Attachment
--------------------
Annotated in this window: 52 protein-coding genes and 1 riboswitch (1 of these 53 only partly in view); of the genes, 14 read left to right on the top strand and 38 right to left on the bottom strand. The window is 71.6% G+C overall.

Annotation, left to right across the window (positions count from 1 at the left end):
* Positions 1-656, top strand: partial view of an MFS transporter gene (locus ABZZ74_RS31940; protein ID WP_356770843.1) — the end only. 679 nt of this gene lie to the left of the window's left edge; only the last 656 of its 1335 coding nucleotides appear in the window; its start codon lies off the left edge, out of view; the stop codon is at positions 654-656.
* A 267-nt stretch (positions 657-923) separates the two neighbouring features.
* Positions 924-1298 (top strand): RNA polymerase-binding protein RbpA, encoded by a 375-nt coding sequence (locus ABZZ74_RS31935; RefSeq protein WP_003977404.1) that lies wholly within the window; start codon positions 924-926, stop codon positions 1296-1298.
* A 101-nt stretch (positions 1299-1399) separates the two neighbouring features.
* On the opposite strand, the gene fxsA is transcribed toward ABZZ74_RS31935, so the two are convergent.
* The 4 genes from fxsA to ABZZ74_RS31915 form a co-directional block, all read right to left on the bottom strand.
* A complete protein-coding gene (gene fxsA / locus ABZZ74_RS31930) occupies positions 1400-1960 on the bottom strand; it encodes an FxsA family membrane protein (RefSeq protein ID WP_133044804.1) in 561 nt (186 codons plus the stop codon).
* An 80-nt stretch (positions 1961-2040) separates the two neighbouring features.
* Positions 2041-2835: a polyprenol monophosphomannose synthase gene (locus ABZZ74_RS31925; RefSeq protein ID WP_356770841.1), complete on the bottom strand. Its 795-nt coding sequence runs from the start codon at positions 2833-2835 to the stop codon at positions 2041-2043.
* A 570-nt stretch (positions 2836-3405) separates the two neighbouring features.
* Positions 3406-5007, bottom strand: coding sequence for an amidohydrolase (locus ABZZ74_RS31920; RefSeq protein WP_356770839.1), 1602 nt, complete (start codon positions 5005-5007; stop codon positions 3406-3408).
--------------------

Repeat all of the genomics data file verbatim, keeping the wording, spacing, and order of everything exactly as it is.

Annotated in this window: 52 protein-coding genes and 1 riboswitch (1 of these 53 only partly in view); of the genes, 14 read left to right on the top strand and 38 right to left on the bottom strand. The window is 71.6% G+C overall.

Annotation, left to right across the window (positions count from 1 at the left end):
* Positions 1-656, top strand: partial view of an MFS transporter gene (locus ABZZ74_RS31940; protein ID WP_356770843.1) — the end only. 679 nt of this gene lie to the left of the window's left edge; only the last 656 of its 1335 coding nucleotides appear in the window; its start codon lies off the left edge, out of view; the stop codon is at positions 654-656.
* A 267-nt stretch (positions 657-923) separates the two neighbouring features.
* Positions 924-1298 (top strand): RNA polymerase-binding protein RbpA, encoded by a 375-nt coding sequence (locus ABZZ74_RS31935; RefSeq protein WP_003977404.1) that lies wholly within the window; start codon positions 924-926, stop codon positions 1296-1298.
* A 101-nt stretch (positions 1299-1399) separates the two neighbouring features.
* On the opposite strand, the gene fxsA is transcribed toward ABZZ74_RS31935, so the two are convergent.
* The 4 genes from fxsA to ABZZ74_RS31915 form a co-directional block, all read right to left on the bottom strand.
* A complete protein-coding gene (gene fxsA / locus ABZZ74_RS31930) occupies positions 1400-1960 on the bottom strand; it encodes an FxsA family membrane protein (RefSeq protein ID WP_133044804.1) in 561 nt (186 codons plus the stop codon).
* An 80-nt stretch (positions 1961-2040) separates the two neighbouring features.
* Positions 2041-2835: a polyprenol monophosphomannose synthase gene (locus ABZZ74_RS31925; RefSeq protein ID WP_356770841.1), complete on the bottom strand. Its 795-nt coding sequence runs from the start codon at positions 2833-2835 to the stop codon at positions 2041-2043.
* A 570-nt stretch (positions 2836-3405) separates the two neighbouring features.
* Positions 3406-5007, bottom strand: coding sequence for an amidohydrolase (locus ABZZ74_RS31920; RefSeq protein WP_356770839.1), 1602 nt, complete (start codon positions 5005-5007; stop codon positions 3406-3408).